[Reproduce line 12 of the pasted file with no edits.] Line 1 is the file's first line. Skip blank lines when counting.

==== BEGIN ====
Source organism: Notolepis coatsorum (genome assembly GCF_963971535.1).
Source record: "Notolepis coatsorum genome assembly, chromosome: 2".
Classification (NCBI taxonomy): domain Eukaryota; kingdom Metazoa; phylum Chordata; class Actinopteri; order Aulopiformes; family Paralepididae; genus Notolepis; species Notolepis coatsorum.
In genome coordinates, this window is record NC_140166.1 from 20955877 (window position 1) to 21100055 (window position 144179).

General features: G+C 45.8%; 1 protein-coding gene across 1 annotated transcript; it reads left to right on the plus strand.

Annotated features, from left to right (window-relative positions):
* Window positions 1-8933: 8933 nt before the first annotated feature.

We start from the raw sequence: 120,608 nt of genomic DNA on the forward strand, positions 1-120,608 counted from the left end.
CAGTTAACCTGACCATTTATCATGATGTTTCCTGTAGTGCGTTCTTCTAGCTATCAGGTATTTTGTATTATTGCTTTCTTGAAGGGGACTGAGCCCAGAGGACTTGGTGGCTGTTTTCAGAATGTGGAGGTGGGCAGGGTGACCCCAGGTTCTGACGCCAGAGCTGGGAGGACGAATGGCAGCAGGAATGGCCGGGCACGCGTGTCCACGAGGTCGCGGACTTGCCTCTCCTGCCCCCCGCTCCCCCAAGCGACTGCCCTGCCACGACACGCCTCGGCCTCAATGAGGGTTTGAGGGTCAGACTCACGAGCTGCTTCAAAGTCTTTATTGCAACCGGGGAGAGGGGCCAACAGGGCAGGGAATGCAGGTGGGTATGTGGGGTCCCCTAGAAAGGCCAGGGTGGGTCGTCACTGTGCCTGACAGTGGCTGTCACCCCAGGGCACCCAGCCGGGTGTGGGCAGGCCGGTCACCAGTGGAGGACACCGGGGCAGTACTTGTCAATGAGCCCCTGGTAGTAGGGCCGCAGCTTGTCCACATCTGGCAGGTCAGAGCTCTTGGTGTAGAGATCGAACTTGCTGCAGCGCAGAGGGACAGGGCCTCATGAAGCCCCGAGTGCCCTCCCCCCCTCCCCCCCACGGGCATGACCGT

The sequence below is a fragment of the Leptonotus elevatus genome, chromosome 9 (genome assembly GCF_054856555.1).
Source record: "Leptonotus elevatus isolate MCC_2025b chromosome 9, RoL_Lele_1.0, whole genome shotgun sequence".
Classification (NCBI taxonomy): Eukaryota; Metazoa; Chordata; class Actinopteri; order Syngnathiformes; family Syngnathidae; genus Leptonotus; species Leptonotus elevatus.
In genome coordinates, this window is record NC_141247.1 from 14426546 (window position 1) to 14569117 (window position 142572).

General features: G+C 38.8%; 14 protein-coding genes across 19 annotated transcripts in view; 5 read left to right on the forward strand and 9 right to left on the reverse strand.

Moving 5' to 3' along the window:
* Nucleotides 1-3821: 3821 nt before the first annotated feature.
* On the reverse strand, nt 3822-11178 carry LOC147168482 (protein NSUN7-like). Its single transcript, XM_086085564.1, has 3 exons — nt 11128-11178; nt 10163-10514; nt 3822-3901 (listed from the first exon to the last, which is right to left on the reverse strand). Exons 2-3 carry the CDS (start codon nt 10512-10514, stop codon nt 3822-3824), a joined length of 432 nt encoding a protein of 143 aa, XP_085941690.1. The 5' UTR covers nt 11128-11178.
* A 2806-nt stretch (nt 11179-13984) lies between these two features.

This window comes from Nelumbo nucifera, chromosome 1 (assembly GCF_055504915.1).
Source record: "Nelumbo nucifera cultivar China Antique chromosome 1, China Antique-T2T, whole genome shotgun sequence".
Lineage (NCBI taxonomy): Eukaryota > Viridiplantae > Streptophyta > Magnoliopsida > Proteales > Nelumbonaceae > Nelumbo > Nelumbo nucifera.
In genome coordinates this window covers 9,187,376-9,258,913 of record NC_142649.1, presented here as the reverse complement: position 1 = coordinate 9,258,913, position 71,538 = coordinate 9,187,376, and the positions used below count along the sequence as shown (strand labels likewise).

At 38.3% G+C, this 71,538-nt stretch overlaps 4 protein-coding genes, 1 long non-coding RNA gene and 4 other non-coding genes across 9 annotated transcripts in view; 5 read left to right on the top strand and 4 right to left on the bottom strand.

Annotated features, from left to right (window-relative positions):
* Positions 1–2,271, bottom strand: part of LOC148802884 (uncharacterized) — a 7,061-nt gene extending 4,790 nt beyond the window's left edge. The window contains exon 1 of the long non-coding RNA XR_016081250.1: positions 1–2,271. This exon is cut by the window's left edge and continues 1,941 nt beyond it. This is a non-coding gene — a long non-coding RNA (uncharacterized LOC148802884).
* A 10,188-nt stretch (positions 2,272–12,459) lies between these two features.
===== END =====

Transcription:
Classification (NCBI taxonomy): Eukaryota; Metazoa; Chordata; class Actinopteri; order Syngnathiformes; family Syngnathidae; genus Leptonotus; species Leptonotus elevatus.